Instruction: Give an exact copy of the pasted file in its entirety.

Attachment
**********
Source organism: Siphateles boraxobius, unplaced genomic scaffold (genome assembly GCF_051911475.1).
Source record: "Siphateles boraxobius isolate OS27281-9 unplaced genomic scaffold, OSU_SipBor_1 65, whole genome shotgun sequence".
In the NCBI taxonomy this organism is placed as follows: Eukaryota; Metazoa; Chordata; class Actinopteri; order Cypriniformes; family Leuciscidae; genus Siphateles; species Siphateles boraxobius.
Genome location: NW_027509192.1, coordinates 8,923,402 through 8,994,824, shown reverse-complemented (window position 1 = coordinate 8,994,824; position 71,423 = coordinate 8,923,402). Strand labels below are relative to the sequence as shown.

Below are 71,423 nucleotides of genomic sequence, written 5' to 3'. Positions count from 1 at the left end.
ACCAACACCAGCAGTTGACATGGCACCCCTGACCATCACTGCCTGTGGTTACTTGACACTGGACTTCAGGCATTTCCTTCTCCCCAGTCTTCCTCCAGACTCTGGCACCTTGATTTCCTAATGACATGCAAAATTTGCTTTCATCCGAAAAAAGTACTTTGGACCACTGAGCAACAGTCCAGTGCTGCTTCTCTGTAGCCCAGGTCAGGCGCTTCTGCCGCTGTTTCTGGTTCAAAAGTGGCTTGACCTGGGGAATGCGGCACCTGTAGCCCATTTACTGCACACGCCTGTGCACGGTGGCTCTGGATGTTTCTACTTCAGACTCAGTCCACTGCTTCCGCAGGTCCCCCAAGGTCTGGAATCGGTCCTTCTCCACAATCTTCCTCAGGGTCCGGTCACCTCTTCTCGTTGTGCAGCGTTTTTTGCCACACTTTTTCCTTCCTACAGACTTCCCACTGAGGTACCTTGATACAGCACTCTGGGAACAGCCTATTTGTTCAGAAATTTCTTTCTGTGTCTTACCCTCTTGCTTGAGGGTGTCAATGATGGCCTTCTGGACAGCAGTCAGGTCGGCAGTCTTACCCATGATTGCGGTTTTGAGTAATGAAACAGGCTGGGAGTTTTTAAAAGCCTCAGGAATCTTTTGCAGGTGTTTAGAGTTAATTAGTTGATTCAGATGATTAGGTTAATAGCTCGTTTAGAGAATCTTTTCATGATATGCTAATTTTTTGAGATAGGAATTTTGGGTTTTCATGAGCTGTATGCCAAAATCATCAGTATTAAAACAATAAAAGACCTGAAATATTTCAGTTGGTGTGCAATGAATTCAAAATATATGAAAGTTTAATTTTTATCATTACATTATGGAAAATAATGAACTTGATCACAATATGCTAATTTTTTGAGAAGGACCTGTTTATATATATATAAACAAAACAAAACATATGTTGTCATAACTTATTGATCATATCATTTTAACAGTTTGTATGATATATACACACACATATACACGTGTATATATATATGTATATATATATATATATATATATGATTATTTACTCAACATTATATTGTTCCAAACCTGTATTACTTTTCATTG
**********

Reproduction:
Source organism: Siphateles boraxobius, unplaced genomic scaffold (genome assembly GCF_051911475.1).
Source record: "Siphateles boraxobius isolate OS27281-9 unplaced genomic scaffold, OSU_SipBor_1 65, whole genome shotgun sequence".
In the NCBI taxonomy this organism is placed as follows: Eukaryota; Metazoa; Chordata; class Actinopteri; order Cypriniformes; family Leuciscidae; genus Siphateles; species Siphateles boraxobius.
Genome location: NW_027509192.1, coordinates 8,923,402 through 8,994,824, shown reverse-complemented (window position 1 = coordinate 8,994,824; position 71,423 = coordinate 8,923,402). Strand labels below are relative to the sequence as shown.

Below are 71,423 nucleotides of genomic sequence, written 5' to 3'. Positions count from 1 at the left end.
ACCAACACCAGCAGTTGACATGGCACCCCTGACCATCACTGCCTGTGGTTACTTGACACTGGACTTCAGGCATTTCCTTCTCCCCAGTCTTCCTCCAGACTCTGGCACCTTGATTTCCTAATGACATGCAAAATTTGCTTTCATCCGAAAAAAGTACTTTGGACCACTGAGCAACAGTCCAGTGCTGCTTCTCTGTAGCCCAGGTCAGGCGCTTCTGCCGCTGTTTCTGGTTCAAAAGTGGCTTGACCTGGGGAATGCGGCACCTGTAGCCCATTTACTGCACACGCCTGTGCACGGTGGCTCTGGATGTTTCTACTTCAGACTCAGTCCACTGCTTCCGCAGGTCCCCCAAGGTCTGGAATCGGTCCTTCTCCACAATCTTCCTCAGGGTCCGGTCACCTCTTCTCGTTGTGCAGCGTTTTTTGCCACACTTTTTCCTTCCTACAGACTTCCCACTGAGGTACCTTGATACAGCACTCTGGGAACAGCCTATTTGTTCAGAAATTTCTTTCTGTGTCTTACCCTCTTGCTTGAGGGTGTCAATGATGGCCTTCTGGACAGCAGTCAGGTCGGCAGTCTTACCCATGATTGCGGTTTTGAGTAATGAAACAGGCTGGGAGTTTTTAAAAGCCTCAGGAATCTTTTGCAGGTGTTTAGAGTTAATTAGTTGATTCAGATGATTAGGTTAATAGCTCGTTTAGAGAATCTTTTCATGATATGCTAATTTTTTGAGATAGGAATTTTGGGTTTTCATGAGCTGTATGCCAAAATCATCAGTATTAAAACAATAAAAGACCTGAAATATTTCAGTTGGTGTGCAATGAATTCAAAATATATGAAAGTTTAATTTTTATCATTACATTATGGAAAATAATGAACTTGATCACAATATGCTAATTTTTTGAGAAGGACCTGTTTATATATATATAAACAAAACAAAACATATGTTGTCATAACTTATTGATCATATCATTTTAACAGTTTGTATGATATATACACACACATATACACGTGTATATATATATGTATATATATATATATATATATATGATTATTTACTCAACATTATATTGTTCCAAACCTGTATTACTTTTCATTG